Monday, November 7, 2011

Cullen on Burkholder, Color in the Classroom: How American Schools Taught Race

Zoe Burkholder's Color in the Classroom: How American Schools Taught Race is an "elegantly conceptualized and executed little book," writes Jim Cullen at History News Network.  His review begins:
In the liberal imagination -- and in more than a little Civil Rights scholarship -- the story of race relations in the first half of the twentieth century is a long arc that bends toward justice. It is a progressive tale, one in which belief in the power of ideas to shape society gets battered, but ultimately affirmed, as evidenced by the most cherished dimensions of the welfare state, among them the Civil Rights Act of 1964 and the Voting Rights Act of 1965. But for many, the keystone of this arch is the Supreme Court Decision of Brown v. Board (1954), upon which rested hopes for future generations.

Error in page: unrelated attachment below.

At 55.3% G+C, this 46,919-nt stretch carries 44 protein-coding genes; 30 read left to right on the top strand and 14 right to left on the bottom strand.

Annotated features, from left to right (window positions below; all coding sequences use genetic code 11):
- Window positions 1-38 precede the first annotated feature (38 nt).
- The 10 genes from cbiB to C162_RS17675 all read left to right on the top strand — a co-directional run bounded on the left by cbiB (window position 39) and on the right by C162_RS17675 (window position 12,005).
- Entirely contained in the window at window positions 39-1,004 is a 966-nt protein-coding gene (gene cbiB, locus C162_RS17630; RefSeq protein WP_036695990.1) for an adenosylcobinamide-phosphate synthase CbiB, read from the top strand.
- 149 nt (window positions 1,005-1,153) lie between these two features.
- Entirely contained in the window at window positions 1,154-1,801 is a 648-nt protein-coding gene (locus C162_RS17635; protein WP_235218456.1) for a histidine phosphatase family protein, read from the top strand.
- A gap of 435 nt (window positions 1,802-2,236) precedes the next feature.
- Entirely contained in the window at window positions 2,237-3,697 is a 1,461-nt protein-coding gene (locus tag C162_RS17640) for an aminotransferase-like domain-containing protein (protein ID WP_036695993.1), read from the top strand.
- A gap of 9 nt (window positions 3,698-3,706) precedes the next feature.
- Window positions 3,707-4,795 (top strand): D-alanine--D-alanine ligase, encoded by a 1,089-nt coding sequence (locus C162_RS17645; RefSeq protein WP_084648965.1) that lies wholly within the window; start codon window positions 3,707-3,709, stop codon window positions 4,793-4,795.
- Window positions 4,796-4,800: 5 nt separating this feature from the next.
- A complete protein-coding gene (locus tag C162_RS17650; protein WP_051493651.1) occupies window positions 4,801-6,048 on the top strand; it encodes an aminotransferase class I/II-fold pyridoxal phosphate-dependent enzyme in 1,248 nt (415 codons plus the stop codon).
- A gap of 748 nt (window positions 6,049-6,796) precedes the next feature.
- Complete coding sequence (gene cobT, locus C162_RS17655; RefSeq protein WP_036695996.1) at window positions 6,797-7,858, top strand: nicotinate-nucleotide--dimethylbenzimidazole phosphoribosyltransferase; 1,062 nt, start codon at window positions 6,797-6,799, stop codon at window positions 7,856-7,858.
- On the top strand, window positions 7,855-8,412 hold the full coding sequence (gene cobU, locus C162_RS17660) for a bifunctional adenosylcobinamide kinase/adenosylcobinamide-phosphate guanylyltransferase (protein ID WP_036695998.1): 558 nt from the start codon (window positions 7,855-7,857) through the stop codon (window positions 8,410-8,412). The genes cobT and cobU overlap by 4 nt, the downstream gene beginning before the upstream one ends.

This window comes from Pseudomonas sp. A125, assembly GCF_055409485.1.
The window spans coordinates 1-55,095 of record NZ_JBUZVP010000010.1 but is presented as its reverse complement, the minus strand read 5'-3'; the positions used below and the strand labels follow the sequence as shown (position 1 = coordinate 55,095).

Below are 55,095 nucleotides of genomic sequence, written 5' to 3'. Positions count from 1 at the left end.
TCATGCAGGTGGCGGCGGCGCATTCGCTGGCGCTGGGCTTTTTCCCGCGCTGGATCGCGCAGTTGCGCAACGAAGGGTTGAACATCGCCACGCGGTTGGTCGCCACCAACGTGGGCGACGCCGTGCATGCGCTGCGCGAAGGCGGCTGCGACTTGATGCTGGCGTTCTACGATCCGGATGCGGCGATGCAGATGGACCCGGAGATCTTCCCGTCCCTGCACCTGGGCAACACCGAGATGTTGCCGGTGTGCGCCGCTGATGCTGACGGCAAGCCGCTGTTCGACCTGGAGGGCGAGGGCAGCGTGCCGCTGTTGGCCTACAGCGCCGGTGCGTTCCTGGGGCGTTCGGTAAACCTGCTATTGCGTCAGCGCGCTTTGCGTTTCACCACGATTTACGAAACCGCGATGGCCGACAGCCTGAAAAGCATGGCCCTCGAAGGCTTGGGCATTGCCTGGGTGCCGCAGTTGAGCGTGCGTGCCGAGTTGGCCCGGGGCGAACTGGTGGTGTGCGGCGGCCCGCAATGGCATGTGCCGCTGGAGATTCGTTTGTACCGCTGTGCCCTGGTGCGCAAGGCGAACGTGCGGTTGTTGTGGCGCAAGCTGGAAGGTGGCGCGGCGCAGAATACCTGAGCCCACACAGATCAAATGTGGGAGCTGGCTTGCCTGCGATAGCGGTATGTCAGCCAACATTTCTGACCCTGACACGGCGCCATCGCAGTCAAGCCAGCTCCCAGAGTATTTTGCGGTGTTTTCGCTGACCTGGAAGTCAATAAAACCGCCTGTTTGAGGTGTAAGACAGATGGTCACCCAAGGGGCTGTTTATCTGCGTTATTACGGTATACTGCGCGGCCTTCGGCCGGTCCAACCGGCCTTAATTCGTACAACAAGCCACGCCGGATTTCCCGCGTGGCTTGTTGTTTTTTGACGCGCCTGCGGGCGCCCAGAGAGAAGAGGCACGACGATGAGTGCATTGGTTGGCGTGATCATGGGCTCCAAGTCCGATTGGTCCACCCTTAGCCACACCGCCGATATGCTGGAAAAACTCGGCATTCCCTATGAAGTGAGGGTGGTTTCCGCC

One might think, then, that a chronicle of racial education in this half-century would be one of ascent to this plateau. But for Zoe Burkholder, professor of education at Montclair State University, Brown signifies a lost opportunity, a fork in a road that led away from meaningfully grappling with the the complicated reality of structural racism. Instead, she says, we've inherited a post-multiculturalism regime which, for all its putative embrace of nuanced diversity, is little different than the the static, simplistic "cultural gifts" curricular approaches that characterized attempts to manage demographic pluralism at the turn of the last century.
Continue reading here

I heard Burkholder present on this and read parts of the manuscript when she was writing.  I highly recommend this book.  Of interest to anyone working on race and education, the history of Brown and desegregation, and more.

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